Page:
Chad’s Constitutional Council has upheld President Idriss Deby’s re-election to a fifth term, confirming the results of last month’s vote that the opposition had challenged. In final results, the council said Chad’s leader of 26 years won 59.92 percent of the vote, compared with 12.77 percent for opposition leader Saleh Kebzabo and 10.61 percent for Laoukein Kourayo Medard, mayor of Moundou city. In announcing the results, the council rejected an appeal by eight opposition candidates to invalidate the April 10 election over voting irregularities.
In the popular imagination, election fraud usually takes a few forms: stuffed or disappearing ballot boxes, hijacked electronic voting machines, voter intimidation. The latter of those four tactics is somewhat harder to detect. After all, it’s not the ballot being tampered with, but rather the voter who cast that ballot. Fortunately, researchers have now figured out a way to detect “voter rigging,” as the authors of a new paper call it. Unfortunately, their method has turned up more or less exactly what you’d expect—fraud in Russia several times over the past decade, as well as in Venezuela, where voter rigging likely swayed the outcome of the 2013 race to replace Hugo Chavez. “Many elections around the world end in controversies related to alleged frauds; even in mature democracies, such as the U.S. and Canada, where voter suppression scandals have made the headlines,” write Raúl Jiménez, Manuel Hidalgo, and Peter Klimek.
Equatorial Guinea: The world’s longest-serving president just won a sixth term with 99% of the vote | The Washington Post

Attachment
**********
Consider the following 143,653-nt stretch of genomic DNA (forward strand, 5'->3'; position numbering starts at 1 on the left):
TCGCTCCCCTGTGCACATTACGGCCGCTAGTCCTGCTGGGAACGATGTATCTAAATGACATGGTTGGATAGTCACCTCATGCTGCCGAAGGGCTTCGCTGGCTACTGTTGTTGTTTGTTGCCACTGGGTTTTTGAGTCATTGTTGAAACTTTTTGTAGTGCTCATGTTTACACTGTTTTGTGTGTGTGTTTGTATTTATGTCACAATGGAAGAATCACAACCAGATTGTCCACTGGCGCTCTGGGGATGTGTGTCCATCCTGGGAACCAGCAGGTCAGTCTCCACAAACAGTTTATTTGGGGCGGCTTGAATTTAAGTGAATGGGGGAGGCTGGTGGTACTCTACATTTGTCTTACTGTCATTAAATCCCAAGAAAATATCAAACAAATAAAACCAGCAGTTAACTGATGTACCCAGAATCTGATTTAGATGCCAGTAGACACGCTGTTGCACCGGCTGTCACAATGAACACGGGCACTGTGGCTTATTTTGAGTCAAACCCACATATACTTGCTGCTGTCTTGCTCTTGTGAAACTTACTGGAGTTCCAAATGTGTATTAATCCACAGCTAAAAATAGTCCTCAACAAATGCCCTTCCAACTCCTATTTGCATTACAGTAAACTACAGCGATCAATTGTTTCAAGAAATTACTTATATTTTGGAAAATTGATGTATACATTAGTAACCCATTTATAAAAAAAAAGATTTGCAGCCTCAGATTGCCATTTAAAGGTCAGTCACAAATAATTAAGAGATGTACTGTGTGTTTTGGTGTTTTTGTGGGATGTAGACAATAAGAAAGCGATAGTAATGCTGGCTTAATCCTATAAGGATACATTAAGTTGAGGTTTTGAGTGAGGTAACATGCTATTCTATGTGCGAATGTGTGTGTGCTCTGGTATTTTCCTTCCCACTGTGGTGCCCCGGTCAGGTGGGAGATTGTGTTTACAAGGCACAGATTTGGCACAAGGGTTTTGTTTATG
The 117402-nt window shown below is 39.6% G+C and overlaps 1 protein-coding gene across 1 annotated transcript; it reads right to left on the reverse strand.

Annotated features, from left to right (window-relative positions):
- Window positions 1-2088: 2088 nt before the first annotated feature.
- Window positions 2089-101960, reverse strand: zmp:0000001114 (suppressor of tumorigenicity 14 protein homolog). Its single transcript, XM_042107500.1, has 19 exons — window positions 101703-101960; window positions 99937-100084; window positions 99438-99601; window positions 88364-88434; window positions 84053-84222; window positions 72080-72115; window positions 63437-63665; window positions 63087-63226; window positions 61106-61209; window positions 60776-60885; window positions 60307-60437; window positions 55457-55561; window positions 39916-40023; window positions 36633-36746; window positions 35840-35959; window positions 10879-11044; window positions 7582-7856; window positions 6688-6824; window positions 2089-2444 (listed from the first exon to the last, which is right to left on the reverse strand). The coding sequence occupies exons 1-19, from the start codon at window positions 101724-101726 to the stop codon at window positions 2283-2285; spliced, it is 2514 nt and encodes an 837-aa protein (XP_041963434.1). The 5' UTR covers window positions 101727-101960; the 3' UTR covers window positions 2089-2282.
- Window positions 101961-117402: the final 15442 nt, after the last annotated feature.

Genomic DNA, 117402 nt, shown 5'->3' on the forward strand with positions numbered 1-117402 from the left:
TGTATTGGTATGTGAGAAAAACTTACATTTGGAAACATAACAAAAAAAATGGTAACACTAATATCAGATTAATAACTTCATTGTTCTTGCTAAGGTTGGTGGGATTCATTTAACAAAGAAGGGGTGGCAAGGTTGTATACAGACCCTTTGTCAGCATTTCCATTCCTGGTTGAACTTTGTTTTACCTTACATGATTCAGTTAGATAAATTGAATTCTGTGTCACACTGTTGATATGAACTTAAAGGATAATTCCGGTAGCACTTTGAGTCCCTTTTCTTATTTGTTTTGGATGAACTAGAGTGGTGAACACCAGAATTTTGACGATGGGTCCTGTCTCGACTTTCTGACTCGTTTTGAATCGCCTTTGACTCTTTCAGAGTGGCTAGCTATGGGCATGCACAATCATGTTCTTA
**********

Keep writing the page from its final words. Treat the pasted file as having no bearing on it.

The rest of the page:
Teodoro Obiang Nguema has never received less than 97 percent of the vote in an election. On Monday, with partial results indicating that 99.2 percent of the vote has gone in his favor, Equatorial Guinea’s leader was surely all set for another seven years in a seat that has no doubt molded to his figure. One-sixth of African countries have an executive who has been in power for more than 20 years — that’s nine out of 54. Obiang, who took power nearly 37 years ago in a bloody coup, is in the company of Robert Mugabe of Zimbabwe (who turned 92 in February), Isaias Afwerki of Eritrea and King Mswati III of Swaziland. But Obiang is most similar to — and most closely followed in terms of the number of years in office by — José Eduardo dos Santos of Angola.
Equatorial Guinea President Teodoro Obiang received 99 percent of the early vote count from Sunday’s election in the two most-populous areas, the government said. Obiang, 73, obtained 40,600 votes out of 40,926 in partial results tallied in the capital, Malabo, and the port city of Bata, according to a statement on the government’s website. Already Africa’s longest-serving leader, Obiang is on track to beat out six other candidates for another seven-year term.